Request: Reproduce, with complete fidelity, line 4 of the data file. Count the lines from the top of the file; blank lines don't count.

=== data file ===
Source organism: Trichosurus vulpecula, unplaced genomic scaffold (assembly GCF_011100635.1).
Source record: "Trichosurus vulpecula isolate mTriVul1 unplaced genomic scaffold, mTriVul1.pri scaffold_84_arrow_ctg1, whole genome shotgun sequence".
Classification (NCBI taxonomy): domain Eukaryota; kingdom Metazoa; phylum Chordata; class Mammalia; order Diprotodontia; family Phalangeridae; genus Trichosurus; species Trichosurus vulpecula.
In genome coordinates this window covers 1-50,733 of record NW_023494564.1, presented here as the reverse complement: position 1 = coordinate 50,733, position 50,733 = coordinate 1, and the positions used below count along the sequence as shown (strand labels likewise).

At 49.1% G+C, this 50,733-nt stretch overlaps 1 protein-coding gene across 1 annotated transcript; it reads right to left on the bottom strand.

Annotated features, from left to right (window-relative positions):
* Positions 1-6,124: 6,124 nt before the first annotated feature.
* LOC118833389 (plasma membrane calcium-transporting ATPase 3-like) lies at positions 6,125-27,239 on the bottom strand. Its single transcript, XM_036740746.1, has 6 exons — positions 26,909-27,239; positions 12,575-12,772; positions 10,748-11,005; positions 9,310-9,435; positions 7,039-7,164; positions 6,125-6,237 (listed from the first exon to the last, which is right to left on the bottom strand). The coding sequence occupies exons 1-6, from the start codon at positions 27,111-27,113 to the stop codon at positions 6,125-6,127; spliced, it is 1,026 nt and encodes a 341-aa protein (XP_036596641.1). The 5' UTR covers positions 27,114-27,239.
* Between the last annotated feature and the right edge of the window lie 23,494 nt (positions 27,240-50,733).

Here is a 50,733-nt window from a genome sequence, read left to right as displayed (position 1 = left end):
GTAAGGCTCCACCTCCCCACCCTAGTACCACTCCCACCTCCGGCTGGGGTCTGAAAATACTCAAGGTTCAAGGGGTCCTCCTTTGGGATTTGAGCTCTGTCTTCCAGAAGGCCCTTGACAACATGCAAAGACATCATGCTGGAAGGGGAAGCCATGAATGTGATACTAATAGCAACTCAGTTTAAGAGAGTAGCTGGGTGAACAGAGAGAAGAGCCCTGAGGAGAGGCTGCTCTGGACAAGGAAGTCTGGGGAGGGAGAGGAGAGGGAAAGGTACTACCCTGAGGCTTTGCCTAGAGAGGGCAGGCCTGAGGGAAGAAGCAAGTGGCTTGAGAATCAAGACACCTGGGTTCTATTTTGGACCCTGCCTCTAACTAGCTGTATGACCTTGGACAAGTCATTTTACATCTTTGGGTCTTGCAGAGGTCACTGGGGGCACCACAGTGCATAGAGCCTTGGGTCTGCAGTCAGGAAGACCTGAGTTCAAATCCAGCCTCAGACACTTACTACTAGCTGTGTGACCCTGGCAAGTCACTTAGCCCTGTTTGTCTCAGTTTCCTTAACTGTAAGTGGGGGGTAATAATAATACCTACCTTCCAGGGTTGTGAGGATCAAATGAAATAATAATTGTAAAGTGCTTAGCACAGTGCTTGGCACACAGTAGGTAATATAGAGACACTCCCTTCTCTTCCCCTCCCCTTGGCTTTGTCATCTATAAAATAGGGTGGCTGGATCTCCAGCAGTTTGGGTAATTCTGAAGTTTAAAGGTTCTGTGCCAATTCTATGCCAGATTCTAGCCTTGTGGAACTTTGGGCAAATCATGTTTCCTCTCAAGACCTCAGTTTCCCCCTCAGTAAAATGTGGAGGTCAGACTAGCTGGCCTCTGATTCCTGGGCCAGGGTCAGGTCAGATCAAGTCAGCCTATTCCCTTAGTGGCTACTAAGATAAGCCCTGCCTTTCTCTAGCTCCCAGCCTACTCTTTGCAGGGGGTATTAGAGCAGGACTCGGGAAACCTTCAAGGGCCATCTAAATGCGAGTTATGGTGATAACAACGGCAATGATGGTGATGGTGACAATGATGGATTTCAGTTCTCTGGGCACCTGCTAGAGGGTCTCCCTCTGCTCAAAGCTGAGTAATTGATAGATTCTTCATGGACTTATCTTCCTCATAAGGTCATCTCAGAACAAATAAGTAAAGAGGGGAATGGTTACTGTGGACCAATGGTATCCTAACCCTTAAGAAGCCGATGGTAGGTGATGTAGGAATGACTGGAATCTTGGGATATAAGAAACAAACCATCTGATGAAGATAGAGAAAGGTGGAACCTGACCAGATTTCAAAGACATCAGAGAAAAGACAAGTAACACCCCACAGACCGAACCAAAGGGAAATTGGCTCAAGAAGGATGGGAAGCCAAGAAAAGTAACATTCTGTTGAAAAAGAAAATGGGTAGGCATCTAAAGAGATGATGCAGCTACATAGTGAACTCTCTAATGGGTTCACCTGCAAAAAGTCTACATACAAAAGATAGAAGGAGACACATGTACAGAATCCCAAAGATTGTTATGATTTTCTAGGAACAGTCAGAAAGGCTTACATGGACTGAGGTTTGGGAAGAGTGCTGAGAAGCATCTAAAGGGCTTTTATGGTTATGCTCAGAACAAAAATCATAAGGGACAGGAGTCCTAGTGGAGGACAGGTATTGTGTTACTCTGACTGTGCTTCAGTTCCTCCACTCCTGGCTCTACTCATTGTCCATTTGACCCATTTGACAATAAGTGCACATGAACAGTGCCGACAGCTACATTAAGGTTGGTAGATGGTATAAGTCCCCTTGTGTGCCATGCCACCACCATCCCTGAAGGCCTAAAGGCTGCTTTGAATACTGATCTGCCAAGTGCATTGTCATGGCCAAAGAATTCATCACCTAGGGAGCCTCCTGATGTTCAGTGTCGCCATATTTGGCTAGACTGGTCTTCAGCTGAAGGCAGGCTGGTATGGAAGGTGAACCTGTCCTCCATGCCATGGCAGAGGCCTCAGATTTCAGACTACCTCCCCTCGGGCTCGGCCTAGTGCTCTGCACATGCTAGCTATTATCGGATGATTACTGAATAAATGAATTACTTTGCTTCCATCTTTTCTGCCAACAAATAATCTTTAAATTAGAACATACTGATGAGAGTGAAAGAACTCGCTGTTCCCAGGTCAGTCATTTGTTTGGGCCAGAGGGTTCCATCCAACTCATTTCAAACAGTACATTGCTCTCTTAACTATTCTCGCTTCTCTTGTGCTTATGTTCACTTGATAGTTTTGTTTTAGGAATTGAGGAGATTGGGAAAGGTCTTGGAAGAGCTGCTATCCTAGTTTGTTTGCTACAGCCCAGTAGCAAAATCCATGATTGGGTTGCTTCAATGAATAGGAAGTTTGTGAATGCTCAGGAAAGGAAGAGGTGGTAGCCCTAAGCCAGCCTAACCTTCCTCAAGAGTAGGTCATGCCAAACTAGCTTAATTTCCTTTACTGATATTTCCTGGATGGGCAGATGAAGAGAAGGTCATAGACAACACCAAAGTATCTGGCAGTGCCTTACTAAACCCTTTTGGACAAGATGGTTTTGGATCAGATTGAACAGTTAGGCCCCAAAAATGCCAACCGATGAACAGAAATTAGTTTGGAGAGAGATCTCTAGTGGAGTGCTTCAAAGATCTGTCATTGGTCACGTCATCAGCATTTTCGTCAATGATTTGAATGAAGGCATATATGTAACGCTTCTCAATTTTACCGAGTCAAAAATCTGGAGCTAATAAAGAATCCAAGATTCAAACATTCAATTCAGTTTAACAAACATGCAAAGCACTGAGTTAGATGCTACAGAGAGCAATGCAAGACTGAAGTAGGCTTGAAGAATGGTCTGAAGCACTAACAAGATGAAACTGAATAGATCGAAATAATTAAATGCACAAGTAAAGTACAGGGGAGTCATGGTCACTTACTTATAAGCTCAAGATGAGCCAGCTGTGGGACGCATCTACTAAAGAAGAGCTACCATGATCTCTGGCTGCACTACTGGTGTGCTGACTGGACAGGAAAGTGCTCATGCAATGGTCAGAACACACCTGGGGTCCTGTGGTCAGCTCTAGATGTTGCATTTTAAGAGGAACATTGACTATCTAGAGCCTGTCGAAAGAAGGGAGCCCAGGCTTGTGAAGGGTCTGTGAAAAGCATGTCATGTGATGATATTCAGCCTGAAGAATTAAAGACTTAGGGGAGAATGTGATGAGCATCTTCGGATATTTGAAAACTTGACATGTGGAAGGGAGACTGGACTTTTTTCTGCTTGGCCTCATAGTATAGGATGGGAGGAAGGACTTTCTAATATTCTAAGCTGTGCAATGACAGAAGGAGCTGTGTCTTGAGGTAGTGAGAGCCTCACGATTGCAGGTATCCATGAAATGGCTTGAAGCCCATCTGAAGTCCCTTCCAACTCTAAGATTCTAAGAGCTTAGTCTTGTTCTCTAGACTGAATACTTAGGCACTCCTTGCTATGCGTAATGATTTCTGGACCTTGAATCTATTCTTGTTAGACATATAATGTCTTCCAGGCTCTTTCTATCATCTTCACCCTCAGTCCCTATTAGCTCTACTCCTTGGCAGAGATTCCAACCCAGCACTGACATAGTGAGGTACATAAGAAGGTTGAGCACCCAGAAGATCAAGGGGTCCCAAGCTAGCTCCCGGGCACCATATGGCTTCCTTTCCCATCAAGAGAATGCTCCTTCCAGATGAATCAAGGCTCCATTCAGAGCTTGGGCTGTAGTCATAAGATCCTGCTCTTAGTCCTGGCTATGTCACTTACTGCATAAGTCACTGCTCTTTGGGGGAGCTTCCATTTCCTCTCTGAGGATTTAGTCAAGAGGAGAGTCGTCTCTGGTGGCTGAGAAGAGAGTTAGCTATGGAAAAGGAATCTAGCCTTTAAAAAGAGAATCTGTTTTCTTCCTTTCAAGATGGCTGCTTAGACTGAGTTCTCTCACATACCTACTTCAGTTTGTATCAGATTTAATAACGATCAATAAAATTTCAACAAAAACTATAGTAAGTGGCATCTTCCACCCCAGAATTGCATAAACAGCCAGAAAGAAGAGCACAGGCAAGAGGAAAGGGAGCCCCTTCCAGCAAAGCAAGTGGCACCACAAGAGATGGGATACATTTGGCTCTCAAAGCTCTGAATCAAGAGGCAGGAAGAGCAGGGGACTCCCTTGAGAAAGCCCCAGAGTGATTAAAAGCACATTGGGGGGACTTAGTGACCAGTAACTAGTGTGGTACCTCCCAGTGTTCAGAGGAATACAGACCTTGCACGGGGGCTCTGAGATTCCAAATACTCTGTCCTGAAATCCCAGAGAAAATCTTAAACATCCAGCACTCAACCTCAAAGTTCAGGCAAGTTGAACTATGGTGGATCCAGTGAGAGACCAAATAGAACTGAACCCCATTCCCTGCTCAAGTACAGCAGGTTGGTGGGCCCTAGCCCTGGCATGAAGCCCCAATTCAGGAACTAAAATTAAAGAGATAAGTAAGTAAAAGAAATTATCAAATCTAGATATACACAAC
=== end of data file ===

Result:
In genome coordinates this window covers 1-50,733 of record NW_023494564.1, presented here as the reverse complement: position 1 = coordinate 50,733, position 50,733 = coordinate 1, and the positions used below count along the sequence as shown (strand labels likewise).